The Big Picture
Much of the 12-month map (below) is colored, indicating water conditions other than normal. Water deficits of varying severity are forecast for much of the Northeast, parts of the Southeast, Upper Midwest, and West. Moderate to exceptional water deficits are clearly evident in the West, particularly in southern California from Los Angeles to San Diego and in southwestern Oregon. Deficits of equal severity are also apparent in southern Pennsylvania, Long Island, and a few other pockets. A vast portion of Texas draws our attention to a forecast of moderate to exceptional water surpluses.

Impacts
Successive and record-breaking rainfalls have caused major flooding along dozens of Texas rivers across a wide area of the state, wreaking havoc in many riverside communities. These "rain bombs," as local meteorologists have dubbed them, have affected East Texas, Dallas and Corpus Christi, Austin, San Antonio, and most severely, Washington County in southeastern Texas, prompting the governor to declare a state of disaster in 31 counties. The Brazos River reached its highest level in a century. Flooding killed at least six people, forced the evacuation of many including 2,600 inmates from two prisons, damaged hundreds of buildings, and washed out a bridge. Nine soldiers died when an Army truck overturned in flooding at Fort Hood.

Forecast Breakdown
The 3-month maps (below) show the evolving conditions in more detail. The persistence of water deficits in the Northeast and the widespread emergence of deficits in the West are evident in the June through August forecast map. Deficits are also forecast to emerge in Illinois, Indiana, Ohio, Michigan, and Wisconsin, with greatest severity in Michigan’s Upper Peninsula. Deficits will persist along the Ohio River and along its southern tributary, the Big Sandy River in eastern Kentucky, and in Tennessee. Deficits will continue to emerge across the Upper Midwest during this period, with particular severity along the Missouri and Yellowstone Rivers.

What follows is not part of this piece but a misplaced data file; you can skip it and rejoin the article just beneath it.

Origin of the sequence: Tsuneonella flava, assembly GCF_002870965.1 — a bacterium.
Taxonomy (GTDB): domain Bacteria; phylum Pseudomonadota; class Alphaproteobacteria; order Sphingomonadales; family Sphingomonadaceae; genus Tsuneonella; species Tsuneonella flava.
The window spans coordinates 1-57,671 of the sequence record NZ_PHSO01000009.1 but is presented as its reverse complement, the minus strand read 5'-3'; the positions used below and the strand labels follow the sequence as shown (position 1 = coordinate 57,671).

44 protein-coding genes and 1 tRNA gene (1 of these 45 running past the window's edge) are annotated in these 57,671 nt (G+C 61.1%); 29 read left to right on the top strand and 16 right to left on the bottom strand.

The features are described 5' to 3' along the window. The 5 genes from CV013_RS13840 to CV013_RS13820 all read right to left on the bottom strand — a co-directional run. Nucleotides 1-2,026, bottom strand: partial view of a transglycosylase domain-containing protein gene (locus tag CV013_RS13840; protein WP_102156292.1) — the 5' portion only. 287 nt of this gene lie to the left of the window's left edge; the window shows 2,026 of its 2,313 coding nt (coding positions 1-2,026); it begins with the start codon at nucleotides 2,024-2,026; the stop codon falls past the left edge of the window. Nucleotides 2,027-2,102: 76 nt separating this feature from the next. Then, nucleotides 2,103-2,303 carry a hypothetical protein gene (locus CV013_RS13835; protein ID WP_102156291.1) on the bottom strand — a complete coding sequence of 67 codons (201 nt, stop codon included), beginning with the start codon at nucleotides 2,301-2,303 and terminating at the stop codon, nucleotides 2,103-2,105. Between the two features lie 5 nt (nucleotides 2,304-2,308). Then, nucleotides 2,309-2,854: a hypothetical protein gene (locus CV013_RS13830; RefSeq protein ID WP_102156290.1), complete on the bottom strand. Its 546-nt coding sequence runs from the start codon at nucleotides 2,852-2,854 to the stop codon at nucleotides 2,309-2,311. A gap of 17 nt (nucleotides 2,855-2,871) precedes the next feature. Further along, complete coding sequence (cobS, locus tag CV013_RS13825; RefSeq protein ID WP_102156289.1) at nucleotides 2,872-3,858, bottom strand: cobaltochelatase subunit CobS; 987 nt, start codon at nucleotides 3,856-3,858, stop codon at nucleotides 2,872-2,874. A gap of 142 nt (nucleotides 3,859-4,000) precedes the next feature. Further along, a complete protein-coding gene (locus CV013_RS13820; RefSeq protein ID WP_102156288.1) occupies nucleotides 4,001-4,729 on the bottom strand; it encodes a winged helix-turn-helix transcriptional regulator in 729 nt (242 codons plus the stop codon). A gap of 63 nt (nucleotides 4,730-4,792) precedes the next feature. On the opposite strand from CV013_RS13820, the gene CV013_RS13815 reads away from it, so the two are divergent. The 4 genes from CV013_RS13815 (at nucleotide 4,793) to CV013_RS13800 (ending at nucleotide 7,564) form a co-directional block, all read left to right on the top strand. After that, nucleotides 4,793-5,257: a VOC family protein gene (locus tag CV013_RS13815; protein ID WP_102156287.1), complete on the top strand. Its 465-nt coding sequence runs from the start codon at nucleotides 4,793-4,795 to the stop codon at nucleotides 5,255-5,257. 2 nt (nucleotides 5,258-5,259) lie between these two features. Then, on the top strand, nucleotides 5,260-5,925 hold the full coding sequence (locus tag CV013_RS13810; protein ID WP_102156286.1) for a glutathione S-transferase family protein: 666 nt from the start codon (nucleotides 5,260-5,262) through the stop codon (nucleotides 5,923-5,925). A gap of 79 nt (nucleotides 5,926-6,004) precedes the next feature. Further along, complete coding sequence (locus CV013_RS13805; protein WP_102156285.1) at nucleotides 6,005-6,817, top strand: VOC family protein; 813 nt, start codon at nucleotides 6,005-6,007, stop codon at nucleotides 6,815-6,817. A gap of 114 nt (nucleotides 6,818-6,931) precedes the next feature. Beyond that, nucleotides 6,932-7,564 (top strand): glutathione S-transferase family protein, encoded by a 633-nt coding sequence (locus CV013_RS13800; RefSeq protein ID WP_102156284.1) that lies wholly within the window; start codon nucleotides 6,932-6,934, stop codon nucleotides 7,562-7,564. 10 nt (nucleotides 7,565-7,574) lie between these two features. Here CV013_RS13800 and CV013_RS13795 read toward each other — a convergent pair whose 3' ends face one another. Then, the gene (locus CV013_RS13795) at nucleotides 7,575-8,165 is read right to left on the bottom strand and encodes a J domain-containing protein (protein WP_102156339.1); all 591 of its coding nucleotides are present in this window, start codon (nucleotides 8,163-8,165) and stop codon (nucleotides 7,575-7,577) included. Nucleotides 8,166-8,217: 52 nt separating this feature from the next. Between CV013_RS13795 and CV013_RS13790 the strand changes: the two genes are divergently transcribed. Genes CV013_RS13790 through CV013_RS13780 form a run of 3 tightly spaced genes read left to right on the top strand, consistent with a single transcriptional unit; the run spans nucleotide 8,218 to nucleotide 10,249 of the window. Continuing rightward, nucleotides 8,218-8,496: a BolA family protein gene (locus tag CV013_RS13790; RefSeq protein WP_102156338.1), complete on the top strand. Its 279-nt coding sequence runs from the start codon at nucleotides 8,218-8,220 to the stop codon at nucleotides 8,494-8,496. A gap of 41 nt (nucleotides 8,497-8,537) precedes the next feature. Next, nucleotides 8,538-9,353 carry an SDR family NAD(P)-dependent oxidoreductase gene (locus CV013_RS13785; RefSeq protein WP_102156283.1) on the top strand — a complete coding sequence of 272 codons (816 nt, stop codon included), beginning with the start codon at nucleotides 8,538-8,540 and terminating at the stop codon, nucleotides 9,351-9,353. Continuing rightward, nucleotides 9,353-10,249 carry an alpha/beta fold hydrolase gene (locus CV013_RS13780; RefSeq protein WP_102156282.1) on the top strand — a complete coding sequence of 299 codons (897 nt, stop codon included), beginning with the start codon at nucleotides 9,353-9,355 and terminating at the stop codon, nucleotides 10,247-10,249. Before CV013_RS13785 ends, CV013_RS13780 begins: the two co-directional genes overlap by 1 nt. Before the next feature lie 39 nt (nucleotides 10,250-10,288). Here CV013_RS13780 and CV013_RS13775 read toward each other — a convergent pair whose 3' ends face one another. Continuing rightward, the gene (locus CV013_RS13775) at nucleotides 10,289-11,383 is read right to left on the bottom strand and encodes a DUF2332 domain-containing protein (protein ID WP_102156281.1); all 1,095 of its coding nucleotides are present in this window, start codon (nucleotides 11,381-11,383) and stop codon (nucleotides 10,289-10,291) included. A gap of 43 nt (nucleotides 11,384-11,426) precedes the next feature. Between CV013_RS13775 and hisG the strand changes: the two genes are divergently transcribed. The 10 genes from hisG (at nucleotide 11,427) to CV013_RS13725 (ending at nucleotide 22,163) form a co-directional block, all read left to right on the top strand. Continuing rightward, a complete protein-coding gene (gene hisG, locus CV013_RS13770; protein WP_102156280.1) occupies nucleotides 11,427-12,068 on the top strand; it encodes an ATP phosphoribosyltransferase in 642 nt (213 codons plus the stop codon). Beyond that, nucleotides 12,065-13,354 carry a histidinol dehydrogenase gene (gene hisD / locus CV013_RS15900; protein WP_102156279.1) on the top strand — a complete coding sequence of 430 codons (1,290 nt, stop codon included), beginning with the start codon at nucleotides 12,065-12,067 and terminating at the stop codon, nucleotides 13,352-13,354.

Widespread moderate (5 to 10 year expected frequency of occurrence) to exceptional (greater than 40 years) deficits are in the forecast for western states from the Pacific Northwest to western Arizona from June through August.

Exceptional water surpluses are forecast to continue to emerge across central and eastern Texas, with surpluses of lesser severity forecast eastward into Louisiana and northward through Nebraska and western Iowa. Moderate surpluses are forecast to emerge in southeastern Virginia.

From September through November aforementioned widespread deficits are forecast to diminish in extent and severity, with the exception of the Missouri and Yellowstone Rivers. Likewise, surpluses from Nebraska through Texas will diminish somewhat, with the exception of a large pocket in the center of Texas near Abilene.

The forecast for the final quarter of the forecast period (Dec 2016-Feb 2017) shows the Upper Midwest and the Southeast in mild water deficit conditions, and a vast portion of the Mississippi Valley in conditions of moderate to severe surplus.

Outside the contiguous US, moderate to extreme deficits are forecast for much of Alaska June through August. Moderate to exceptional surpluses are forecast for the island of Hawaii, particularly in the western half. Moderate deficits are forecast for western Puerto Rico.

(It should be noted that forecast skill declines with longer lead times.)

Comment

Many analyses reported in ISciences-authored blog posts are based on data generated by the ISciences Water Security Indicator Model (WSIM). Other sources, if used, are referenced in footnotes accompanying individual posts. WSIM is a validated capability that produces monthly reports on current and forecast global freshwater surpluses and deficits with lead times of 1-9 months at 0.5°x0.5° resolution. This capability has been in continuous operation since April 2011 and has proven to provide reliable forecasts of emerging water security concerns in that time-frame. WSIM has the ability to assess the impacts of water anomalies on people, agriculture, and electricity generation. Detailed data, customized visualizations, and reports are available for purchase.

For more information contact info@isciences.com.

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